James’ concern, like Jesus’ in the gospel, is that observances meant to open our hearts sometimes disconnect from our non-Sunday lives, where God also has plans. Observances can turn into passive nouns for people of faith. As in, I’ll observe from a distance. I’ll watch. Or I’ll perform the act but keep closed my soul and the rest of my life. At their best, though, the observances of Christians are more than either watching others passively or performing for others vainly; when Christians come with hands outstretched to life up our hearts and beg our bread, to find new life, these living observances can align one’s life with what one sees and receives.

So here’s the million dollar question: what do you see and receive when you look at Jesus? If you were able to gaze upon Jesus and sustain that gaze - throughout an hour, a day, a life - and then align your life with what you saw, what would you become? What has the Eucharist taught you to see about God and the world? What has the community of faith, here or back home, given you that helps you to seek and serve God in the world more clearly?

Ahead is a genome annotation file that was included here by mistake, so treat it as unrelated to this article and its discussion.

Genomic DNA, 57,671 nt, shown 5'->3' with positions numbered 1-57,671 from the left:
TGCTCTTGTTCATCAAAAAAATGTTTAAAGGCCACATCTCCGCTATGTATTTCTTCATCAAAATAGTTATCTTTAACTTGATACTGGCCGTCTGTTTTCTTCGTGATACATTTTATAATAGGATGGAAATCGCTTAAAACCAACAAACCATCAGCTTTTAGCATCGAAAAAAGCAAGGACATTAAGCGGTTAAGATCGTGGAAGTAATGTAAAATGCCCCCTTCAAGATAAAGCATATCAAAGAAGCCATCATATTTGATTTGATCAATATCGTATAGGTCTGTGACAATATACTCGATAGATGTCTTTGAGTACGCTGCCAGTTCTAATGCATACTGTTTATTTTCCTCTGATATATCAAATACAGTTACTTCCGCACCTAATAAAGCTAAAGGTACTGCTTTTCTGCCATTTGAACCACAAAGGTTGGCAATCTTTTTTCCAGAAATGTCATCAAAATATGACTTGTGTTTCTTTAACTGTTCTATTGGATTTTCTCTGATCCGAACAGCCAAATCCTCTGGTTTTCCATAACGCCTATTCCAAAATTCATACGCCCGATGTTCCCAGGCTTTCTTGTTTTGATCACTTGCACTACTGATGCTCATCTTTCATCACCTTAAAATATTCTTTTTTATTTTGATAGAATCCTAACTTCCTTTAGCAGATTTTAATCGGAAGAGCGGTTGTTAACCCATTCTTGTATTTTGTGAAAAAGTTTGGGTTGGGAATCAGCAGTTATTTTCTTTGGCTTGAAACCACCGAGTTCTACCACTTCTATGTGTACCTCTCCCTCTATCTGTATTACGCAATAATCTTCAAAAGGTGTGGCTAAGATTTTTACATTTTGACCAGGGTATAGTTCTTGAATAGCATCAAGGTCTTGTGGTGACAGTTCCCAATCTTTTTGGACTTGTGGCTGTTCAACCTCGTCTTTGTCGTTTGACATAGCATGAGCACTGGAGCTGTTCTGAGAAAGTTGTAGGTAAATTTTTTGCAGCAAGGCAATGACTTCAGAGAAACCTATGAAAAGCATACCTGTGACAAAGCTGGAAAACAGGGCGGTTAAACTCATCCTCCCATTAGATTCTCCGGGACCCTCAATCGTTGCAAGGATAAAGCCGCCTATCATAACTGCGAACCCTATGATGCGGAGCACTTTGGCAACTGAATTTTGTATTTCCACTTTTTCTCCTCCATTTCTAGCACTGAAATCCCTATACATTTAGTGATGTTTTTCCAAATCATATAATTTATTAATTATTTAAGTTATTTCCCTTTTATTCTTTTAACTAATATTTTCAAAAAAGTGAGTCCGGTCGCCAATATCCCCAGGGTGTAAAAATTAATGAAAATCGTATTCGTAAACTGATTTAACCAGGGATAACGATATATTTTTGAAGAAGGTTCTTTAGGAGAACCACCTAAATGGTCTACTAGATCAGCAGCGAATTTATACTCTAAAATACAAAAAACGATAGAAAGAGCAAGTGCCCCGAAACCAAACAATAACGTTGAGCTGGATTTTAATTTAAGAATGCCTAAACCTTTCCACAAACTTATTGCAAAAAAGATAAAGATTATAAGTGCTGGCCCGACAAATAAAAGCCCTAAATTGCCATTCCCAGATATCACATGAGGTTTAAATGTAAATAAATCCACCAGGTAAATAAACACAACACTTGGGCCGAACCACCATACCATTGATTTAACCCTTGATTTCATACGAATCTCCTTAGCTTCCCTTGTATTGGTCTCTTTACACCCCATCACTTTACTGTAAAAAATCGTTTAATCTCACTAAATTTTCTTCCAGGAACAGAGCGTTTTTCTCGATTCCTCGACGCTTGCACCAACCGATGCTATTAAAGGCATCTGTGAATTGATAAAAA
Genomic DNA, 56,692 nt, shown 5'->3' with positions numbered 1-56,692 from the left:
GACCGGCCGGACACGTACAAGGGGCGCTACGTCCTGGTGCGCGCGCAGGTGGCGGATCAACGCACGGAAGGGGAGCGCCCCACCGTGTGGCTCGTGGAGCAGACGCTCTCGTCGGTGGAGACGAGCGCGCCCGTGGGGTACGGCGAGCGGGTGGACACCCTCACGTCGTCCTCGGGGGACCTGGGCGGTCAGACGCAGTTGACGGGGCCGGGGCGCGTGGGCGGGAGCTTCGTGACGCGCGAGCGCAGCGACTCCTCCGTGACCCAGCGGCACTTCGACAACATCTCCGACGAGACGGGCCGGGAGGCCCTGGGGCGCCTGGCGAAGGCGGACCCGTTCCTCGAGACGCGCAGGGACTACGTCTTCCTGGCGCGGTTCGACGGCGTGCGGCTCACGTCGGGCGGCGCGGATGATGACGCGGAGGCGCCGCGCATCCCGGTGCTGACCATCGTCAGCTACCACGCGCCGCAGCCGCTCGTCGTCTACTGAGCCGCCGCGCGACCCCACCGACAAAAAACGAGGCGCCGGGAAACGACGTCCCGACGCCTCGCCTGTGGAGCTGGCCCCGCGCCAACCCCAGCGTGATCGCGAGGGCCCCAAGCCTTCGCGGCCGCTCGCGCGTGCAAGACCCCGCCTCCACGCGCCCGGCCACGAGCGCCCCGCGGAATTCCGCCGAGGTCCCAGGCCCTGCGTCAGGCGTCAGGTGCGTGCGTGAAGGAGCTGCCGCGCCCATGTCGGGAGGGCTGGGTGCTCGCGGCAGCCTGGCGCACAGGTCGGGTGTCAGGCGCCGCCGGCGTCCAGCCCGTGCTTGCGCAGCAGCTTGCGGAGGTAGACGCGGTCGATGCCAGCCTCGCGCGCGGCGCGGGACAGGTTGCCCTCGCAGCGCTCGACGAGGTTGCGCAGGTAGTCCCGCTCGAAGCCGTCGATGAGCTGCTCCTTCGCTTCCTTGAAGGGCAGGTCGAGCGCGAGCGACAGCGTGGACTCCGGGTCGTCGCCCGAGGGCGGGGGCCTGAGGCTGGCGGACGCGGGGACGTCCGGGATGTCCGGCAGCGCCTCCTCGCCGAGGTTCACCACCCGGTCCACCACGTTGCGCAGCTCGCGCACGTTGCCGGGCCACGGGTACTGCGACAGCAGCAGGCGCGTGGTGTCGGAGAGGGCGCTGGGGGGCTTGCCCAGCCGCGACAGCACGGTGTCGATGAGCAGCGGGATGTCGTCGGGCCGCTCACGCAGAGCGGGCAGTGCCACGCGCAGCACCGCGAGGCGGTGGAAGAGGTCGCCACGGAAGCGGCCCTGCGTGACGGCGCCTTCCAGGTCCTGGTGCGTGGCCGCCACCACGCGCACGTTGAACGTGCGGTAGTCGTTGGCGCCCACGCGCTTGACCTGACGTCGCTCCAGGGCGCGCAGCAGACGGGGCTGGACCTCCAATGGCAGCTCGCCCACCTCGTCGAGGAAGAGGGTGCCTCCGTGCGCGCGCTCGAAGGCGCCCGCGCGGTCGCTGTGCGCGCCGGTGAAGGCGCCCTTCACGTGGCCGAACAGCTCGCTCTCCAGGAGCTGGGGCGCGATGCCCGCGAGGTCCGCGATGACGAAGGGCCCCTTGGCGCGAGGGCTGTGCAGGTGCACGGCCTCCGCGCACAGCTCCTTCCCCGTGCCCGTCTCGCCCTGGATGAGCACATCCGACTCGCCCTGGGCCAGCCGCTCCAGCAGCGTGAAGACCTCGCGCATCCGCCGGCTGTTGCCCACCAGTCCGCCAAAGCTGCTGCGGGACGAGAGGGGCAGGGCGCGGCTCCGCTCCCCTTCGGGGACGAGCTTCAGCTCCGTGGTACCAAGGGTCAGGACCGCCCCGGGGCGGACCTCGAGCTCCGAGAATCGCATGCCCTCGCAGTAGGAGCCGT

What God has shown you, what God has given you to see God and the world by, is a treasure to be tended. Don’t take it for granted. Take time to know it. Keep tokens of Christ’s joy in you always at hand. After all, dynamic observance - or aligning one’s life - is not about whether or not you have achieved the end of perfect love - as if love was a test you or I could take once and pass - a video game level to complete. Instead, observances that grow the life of faith are about the daily act of showing up in love, beginning each day in conversation with God, noticing and taking a single faithful step ten thousand times across a lifetime, keeping the tennis ball in play. This kind of observance is not about what you’ve done up until now or what you will do with your degree once you’ve got it; it’s about how God is inviting you to follow Jesus today; is about tuning your soul in each moment to the seemingly insignificant place, practice, or person before you, that belongs completely to God.

A single step. Made over and over again. In love. Without fear. Because, - and here’s the best part - you, too, belong to God. By the waters of baptism, you are Christ’s own. You are God’s beloved.

Thanks be to God. And happy, new year.


Amen.




Monday, August 24, 2015

Washing Feet Out Of Season
(When Every Day Is Maundy Thursday)